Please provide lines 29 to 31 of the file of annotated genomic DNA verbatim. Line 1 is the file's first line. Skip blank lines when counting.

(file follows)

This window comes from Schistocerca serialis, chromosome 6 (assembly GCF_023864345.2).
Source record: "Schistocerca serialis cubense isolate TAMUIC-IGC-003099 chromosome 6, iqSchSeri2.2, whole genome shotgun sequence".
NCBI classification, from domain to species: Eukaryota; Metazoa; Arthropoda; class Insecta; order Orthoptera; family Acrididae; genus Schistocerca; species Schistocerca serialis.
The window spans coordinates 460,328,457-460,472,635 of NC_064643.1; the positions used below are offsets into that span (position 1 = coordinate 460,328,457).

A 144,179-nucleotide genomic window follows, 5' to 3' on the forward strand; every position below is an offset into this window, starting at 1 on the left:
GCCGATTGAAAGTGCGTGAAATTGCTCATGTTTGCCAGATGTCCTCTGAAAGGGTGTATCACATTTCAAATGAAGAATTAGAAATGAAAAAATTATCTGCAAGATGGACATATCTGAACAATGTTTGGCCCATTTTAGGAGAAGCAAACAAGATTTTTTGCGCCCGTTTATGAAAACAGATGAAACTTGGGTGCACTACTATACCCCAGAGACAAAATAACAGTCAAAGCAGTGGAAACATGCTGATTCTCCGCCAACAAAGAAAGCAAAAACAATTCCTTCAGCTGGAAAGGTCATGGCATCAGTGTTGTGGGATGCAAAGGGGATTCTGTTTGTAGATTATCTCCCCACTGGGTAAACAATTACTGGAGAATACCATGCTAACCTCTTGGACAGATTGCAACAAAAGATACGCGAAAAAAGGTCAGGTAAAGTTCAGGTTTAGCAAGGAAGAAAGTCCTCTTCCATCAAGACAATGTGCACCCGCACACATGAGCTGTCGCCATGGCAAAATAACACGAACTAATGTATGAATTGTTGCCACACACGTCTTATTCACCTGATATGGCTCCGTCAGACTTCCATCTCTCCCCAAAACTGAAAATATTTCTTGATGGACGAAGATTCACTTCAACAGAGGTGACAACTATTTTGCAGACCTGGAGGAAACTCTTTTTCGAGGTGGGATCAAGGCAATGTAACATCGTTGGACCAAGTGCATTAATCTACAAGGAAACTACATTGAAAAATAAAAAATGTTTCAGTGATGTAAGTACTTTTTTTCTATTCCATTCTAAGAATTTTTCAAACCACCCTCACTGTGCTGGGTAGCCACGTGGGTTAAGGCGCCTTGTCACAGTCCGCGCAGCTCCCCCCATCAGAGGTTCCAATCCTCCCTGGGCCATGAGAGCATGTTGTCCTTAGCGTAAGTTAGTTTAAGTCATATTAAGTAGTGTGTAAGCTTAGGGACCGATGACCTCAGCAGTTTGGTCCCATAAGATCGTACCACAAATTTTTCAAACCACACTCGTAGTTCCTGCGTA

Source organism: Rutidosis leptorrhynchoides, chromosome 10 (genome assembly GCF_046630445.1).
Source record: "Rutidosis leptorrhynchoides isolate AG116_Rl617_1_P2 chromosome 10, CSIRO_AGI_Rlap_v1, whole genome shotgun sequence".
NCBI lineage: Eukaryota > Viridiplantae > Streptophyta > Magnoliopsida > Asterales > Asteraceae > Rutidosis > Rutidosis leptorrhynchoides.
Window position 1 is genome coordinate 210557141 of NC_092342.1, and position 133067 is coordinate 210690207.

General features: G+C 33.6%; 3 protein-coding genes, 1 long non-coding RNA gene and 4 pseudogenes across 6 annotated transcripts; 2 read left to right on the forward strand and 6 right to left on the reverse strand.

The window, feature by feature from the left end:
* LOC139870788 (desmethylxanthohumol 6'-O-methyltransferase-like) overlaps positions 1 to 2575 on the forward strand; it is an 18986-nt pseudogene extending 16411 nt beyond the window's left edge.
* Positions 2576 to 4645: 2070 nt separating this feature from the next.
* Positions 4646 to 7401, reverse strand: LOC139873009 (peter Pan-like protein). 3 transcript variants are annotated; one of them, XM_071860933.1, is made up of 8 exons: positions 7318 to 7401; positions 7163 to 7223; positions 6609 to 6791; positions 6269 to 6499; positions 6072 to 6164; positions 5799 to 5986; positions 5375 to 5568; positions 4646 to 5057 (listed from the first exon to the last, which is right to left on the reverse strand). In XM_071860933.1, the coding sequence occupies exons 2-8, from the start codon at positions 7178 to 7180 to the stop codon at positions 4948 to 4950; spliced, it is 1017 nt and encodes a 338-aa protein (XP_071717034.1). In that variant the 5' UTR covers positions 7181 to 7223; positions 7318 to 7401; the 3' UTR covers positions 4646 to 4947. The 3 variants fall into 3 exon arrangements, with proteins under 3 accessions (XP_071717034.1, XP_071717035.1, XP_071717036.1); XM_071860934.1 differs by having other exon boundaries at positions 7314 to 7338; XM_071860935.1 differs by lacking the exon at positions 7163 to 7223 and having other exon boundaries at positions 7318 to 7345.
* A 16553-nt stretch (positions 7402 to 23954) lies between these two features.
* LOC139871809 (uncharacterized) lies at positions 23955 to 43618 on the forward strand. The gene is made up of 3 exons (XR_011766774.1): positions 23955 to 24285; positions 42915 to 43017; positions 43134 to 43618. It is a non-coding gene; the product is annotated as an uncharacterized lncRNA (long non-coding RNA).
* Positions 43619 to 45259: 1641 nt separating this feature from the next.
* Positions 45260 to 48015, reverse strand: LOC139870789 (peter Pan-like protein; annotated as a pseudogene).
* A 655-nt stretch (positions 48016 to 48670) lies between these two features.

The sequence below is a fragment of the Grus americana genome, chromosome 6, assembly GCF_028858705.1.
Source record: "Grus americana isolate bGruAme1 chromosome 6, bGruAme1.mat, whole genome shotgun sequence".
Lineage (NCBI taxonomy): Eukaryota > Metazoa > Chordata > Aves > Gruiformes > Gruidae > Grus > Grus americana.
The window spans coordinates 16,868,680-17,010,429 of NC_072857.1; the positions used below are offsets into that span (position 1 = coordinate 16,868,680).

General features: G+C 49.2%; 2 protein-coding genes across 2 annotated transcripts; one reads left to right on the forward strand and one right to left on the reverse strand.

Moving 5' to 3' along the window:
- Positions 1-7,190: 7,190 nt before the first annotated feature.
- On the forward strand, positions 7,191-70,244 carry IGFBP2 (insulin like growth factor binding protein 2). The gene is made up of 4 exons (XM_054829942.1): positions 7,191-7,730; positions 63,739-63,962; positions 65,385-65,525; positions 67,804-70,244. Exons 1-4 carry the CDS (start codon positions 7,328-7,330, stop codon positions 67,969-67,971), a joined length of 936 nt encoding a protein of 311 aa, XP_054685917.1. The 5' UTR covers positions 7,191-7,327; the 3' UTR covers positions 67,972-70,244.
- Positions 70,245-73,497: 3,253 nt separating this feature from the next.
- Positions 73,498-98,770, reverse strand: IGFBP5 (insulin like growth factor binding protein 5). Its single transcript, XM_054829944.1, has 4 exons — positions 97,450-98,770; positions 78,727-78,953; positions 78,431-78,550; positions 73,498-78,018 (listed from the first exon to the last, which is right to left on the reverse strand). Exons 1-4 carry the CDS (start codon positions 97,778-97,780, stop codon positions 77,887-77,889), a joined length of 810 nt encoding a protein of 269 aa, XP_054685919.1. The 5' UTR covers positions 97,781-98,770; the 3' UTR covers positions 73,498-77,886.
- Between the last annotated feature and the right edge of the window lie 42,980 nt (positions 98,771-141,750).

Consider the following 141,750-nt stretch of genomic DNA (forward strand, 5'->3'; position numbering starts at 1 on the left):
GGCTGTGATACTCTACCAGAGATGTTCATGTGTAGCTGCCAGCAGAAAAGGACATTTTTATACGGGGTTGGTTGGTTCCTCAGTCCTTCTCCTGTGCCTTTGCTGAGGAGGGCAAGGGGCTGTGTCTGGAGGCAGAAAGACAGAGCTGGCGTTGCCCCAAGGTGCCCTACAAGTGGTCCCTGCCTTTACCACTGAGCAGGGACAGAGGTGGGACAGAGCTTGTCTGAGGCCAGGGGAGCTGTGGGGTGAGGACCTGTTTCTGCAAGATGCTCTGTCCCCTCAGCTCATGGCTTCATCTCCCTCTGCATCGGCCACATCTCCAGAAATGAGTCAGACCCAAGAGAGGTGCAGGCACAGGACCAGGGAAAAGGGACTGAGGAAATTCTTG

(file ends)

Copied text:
- Positions 70,245-73,497: 3,253 nt separating this feature from the next.
- Positions 73,498-98,770, reverse strand: IGFBP5 (insulin like growth factor binding protein 5). Its single transcript, XM_054829944.1, has 4 exons — positions 97,450-98,770; positions 78,727-78,953; positions 78,431-78,550; positions 73,498-78,018 (listed from the first exon to the last, which is right to left on the reverse strand). Exons 1-4 carry the CDS (start codon positions 97,778-97,780, stop codon positions 77,887-77,889), a joined length of 810 nt encoding a protein of 269 aa, XP_054685919.1. The 5' UTR covers positions 97,781-98,770; the 3' UTR covers positions 73,498-77,886.
- Between the last annotated feature and the right edge of the window lie 42,980 nt (positions 98,771-141,750).